I handed the flyer back to Frankie. “Isn’t he Major Dawson’s son?” I asked snappishly.
Frankie nodded curtly. “How’d you know? He doesn’t usually talk about his son. It’s a sore spot for him.”
I shrugged. “He told me in his office before I came back in here. He said that he was reported as missing in action and the defence department is still looking for him, but to no avail.” I answered gravely.
Frankie sighed as Paul came into the dorm. I jumped off the bed and sat down near Frankie. Paul saw us and sat down with us. “Hey, Mick, Frankie, you’ll never believe what happened just now!”
I sighed and rolled my eyes. “What now?” I asked.
Paul laughed. “We just got the days off silly! Isn’t it so great?”
I slapped my forehead. “Of course, Major Dawson told me we had the day off! I forgot to tell you. Sorry.”
Frankie just shook his head. “Should’ve told us before stupid!” He then looked at Paul. Paul punched him He’s always good like that. He never goes off his head when someone forgets something. He’s very forgiving as well. Frankie’s the opposite. He gets angry and frustrated when someone forgets something and it takes a lot to earn his forgiveness.
Paul took the flyer out of Frankie’s hand and started reading it. After a minute or two, he handed it back to Frankie and looked at me. I had the strangest feeling that he wanted to say something to me, but couldn’t find the words to express what he wanted to say.
I looked at him. “What’s wrong Paul? You look like you’re lost for words. Is there something you would like to say, anything at all?” I asked gently.
He frowned. I could see he was upset. I knew he had been in battle in Korea. He came back to train at the barracks because he couldn’t handle the home life. “Can I tell you something about war?” He asked, looking sadly at me.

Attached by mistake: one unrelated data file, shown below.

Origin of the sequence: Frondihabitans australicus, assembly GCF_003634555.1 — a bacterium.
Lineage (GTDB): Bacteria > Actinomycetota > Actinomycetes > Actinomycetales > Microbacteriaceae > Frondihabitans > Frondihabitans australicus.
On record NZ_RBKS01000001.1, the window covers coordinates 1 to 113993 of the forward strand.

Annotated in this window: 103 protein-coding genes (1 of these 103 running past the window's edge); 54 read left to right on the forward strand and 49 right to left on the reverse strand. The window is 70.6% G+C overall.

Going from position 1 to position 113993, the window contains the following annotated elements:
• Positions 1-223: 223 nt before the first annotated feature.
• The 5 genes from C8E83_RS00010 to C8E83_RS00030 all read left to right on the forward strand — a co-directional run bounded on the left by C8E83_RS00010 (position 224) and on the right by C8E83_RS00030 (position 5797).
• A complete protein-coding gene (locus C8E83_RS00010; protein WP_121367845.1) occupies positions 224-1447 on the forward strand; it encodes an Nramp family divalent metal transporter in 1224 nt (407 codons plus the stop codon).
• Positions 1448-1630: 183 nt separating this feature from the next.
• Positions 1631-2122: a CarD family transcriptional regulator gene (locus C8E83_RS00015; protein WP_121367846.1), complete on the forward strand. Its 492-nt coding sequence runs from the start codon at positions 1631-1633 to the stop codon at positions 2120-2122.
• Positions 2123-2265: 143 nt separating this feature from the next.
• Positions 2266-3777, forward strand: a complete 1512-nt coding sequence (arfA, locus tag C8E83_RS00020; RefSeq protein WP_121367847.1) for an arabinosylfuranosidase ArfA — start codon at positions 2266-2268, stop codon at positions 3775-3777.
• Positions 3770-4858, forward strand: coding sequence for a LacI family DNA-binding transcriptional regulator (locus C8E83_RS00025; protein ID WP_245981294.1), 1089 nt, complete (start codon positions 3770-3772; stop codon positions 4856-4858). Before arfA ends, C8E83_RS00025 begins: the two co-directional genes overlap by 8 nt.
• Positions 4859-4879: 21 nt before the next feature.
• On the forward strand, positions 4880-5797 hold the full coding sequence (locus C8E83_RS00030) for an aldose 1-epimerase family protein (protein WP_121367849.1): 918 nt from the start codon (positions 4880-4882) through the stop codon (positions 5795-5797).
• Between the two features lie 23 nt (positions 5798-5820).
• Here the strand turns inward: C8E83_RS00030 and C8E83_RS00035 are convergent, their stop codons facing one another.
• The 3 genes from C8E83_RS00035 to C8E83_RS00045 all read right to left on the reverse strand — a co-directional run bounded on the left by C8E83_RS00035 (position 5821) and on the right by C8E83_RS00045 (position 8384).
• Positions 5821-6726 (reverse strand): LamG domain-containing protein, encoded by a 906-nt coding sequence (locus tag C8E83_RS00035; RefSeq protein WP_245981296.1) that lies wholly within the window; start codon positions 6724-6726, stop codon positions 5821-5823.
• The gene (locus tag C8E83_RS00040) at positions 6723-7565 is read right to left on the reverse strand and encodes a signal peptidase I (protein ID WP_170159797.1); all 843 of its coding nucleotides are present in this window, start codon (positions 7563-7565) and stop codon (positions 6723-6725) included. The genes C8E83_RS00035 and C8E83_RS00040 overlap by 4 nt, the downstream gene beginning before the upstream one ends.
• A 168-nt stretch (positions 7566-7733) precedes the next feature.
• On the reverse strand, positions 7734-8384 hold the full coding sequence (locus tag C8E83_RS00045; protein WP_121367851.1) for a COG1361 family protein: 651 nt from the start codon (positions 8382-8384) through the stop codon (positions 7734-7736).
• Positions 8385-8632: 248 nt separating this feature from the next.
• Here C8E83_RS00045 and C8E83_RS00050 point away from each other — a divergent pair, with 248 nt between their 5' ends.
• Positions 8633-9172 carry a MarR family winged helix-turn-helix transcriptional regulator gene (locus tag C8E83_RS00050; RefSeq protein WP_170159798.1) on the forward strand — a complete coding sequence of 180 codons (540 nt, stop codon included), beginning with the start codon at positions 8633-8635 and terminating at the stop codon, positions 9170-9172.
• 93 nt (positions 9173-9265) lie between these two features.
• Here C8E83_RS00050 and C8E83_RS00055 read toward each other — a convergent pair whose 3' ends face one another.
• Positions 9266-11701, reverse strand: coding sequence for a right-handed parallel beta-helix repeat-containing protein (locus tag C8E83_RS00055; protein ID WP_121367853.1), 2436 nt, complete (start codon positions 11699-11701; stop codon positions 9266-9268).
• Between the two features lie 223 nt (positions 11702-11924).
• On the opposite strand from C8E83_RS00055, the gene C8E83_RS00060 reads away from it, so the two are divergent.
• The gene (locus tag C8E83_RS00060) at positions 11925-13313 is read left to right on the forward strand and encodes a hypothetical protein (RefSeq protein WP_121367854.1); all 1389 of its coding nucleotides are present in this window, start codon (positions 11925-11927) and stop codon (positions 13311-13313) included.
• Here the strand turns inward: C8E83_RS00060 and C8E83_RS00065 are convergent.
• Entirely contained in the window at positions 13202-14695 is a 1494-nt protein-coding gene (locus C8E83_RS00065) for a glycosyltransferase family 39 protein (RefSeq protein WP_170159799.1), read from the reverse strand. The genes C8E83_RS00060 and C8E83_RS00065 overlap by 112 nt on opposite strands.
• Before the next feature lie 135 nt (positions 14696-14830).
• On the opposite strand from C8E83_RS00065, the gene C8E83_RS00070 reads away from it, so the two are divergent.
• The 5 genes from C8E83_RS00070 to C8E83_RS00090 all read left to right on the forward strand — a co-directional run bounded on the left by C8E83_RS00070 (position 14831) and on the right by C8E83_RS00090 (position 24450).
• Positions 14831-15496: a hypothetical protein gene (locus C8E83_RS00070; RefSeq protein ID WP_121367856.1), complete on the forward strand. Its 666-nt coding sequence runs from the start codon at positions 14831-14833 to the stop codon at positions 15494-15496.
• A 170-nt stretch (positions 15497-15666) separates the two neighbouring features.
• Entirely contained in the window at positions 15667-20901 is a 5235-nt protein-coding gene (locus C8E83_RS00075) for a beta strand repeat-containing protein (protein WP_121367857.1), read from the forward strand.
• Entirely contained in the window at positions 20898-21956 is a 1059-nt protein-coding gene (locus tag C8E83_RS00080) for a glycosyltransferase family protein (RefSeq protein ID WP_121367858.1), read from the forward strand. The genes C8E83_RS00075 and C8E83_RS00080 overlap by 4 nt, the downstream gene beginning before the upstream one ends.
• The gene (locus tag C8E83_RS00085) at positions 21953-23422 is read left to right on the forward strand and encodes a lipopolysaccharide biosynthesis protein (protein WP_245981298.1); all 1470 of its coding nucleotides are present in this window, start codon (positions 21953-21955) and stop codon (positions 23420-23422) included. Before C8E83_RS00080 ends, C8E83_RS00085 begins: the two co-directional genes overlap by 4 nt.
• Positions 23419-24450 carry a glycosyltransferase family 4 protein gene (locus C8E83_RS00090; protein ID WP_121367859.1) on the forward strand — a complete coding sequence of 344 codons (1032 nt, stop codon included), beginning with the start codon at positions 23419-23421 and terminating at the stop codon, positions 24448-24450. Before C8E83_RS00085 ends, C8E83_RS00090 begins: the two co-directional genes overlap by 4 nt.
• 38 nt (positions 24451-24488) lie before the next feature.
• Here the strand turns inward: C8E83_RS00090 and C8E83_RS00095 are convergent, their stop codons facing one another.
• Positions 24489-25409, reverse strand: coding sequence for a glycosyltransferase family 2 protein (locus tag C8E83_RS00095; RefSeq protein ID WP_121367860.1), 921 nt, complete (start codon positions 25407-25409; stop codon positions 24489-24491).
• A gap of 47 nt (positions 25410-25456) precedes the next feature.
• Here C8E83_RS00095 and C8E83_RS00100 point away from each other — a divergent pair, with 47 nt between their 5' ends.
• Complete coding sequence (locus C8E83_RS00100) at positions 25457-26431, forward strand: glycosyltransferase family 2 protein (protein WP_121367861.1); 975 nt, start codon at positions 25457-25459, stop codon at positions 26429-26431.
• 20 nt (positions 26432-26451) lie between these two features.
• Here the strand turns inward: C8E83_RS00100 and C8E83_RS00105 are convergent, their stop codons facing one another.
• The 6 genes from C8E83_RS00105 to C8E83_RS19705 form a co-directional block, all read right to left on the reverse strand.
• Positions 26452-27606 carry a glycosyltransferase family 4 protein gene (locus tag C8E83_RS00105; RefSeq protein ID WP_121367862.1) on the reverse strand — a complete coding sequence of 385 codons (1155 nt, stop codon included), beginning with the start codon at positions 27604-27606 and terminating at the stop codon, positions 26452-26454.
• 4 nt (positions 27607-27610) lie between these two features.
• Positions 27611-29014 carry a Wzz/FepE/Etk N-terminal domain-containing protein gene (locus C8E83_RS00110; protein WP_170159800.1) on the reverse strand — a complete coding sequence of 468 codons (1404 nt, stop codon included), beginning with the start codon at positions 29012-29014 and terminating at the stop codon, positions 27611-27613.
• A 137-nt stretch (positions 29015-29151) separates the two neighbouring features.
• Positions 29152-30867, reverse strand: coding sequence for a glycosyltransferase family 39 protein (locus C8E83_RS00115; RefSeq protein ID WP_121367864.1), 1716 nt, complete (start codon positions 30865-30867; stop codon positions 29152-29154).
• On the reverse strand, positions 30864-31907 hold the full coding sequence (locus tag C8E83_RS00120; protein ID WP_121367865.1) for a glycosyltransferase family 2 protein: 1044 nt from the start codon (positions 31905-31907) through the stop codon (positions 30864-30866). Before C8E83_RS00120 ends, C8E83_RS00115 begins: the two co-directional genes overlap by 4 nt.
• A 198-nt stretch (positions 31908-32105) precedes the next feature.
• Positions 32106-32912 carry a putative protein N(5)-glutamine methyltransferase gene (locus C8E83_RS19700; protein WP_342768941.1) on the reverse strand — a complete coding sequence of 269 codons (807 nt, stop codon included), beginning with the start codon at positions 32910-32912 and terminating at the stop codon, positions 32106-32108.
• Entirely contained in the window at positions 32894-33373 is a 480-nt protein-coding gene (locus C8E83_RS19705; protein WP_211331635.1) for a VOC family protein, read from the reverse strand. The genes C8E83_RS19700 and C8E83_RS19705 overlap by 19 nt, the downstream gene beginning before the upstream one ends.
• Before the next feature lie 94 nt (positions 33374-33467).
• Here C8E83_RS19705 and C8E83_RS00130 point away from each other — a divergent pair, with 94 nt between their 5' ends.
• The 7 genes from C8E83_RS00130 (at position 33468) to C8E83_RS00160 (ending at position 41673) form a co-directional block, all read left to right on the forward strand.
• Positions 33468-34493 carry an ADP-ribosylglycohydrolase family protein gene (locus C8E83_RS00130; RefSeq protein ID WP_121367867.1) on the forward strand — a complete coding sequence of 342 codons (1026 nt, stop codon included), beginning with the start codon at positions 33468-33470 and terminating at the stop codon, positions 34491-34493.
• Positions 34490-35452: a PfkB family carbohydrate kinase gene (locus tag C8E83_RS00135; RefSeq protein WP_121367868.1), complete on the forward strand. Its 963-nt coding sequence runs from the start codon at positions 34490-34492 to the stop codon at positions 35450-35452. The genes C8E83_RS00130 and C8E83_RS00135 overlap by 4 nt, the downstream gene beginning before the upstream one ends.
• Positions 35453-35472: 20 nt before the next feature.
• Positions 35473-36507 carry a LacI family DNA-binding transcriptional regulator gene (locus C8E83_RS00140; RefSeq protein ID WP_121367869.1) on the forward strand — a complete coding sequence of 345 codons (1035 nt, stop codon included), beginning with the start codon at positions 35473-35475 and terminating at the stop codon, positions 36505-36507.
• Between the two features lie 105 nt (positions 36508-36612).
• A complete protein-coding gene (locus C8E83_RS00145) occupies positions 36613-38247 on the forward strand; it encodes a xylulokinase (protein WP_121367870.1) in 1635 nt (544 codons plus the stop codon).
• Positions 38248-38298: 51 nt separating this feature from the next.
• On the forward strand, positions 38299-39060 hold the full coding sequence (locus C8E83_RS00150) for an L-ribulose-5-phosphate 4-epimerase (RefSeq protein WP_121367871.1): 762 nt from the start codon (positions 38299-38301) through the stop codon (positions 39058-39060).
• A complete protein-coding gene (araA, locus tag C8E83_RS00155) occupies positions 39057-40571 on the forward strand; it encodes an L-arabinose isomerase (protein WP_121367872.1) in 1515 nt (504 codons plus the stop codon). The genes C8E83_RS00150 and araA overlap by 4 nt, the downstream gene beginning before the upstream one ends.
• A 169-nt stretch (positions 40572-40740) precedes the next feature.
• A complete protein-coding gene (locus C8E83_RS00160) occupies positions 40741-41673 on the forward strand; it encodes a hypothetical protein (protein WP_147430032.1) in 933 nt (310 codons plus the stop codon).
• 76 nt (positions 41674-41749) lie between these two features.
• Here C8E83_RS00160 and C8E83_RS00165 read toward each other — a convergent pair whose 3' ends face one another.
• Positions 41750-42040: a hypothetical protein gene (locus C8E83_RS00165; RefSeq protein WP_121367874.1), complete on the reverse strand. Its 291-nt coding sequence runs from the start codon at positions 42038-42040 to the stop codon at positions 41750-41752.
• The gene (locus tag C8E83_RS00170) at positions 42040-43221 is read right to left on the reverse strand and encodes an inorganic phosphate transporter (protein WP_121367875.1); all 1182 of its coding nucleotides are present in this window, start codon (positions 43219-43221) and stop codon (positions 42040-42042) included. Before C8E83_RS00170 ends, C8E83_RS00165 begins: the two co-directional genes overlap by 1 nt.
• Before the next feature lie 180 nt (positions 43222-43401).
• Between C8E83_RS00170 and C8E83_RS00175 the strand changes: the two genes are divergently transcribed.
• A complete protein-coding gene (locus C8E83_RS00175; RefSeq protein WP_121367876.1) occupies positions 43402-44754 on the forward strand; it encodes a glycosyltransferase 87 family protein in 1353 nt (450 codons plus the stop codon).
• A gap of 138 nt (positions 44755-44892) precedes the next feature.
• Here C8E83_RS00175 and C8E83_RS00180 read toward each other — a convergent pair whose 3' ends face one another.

I nodded, so he continued. “In war, you see all sorts of horrible things. You know what the worst thing I saw was Mick?”
I shook my head. “What was it Paul?” I asked.
He grimaced. “Well, I was at a machine gun next to my mate, Ricky. Anyway, I had my eye on the enemy, just shooting at them because they were firing at us really bad. I then heard Ricky yell out in shock I turned around to see what the fuss was about and I saw him, just – just lying on the ground, holding his leg in agony. One of the blighters threw a grenade and it hit him clean in the leg. Took off his leg, it did. It was horrible, you cannot imagine Mick. He was a lucky little blighter, Ricky was. He was lucky that there was a medic nearby and when I called out “Stretcher!” they came right away.”
I shivered. “That sounds horrible mate. Ooh……………………..imagine how much pain that guy would’ve been in……………………ah, just thinking about it hurts.”
Paul nodded. “One of the worst things about a war is watching some good friends just screaming for you to end their life. You’re under a lot of pressure in a war too. I remember the time I got injured. Um, I’ve still got the scar. I caught some pieces of shrapnel. A rather painful souvenir from Korea, that was. Here, I’ll show you.” And he pulled his jacket off and took his shirt off. He then turned around with his back to me to reveal a really big scar. It was about the size and width of a five dollar note. I was surprised at how big the scar was. I took a look at it. “How deep is it?” I asked.
Paul chuckled. “How about you touch it and see for yourself. Just push your finger down on it very gently Mick. You should be able to feel how deep it is. Do it very gently though, alright Mick?” He answered.
I nodded. I understood. I hesitated. “I’m scared of hurting you. Will it hurt?” I asked hesitantly.
I saw Paul shake his head. “Not really. It’s a bit uncomfortable, but it’s not real pain, just annoying pain; you know what I mean Mick?”
I nodded. “Yeah, I do.”
I touched the scar on his back and pressed down on it. My finger sunk for about 3 centimetres and then it hit a bone in his back. I withdrew my finger as Paul turned around. He pulled his shirt and jacket back on and looked at me. “See what I mean about war now?
I nodded. “Yeah, I do. That felt weird. Like there’s nothing there.”
He nodded. “That’s because there isn’t anything there.”
I nodded. I had a funny feeling that he wasn’t talking about his scar though. I wouldn’t be overly surprised if I was right either.
Paul then got up and left the room. As he did so, I had the funniest feeling that there was more than meets the eye about him.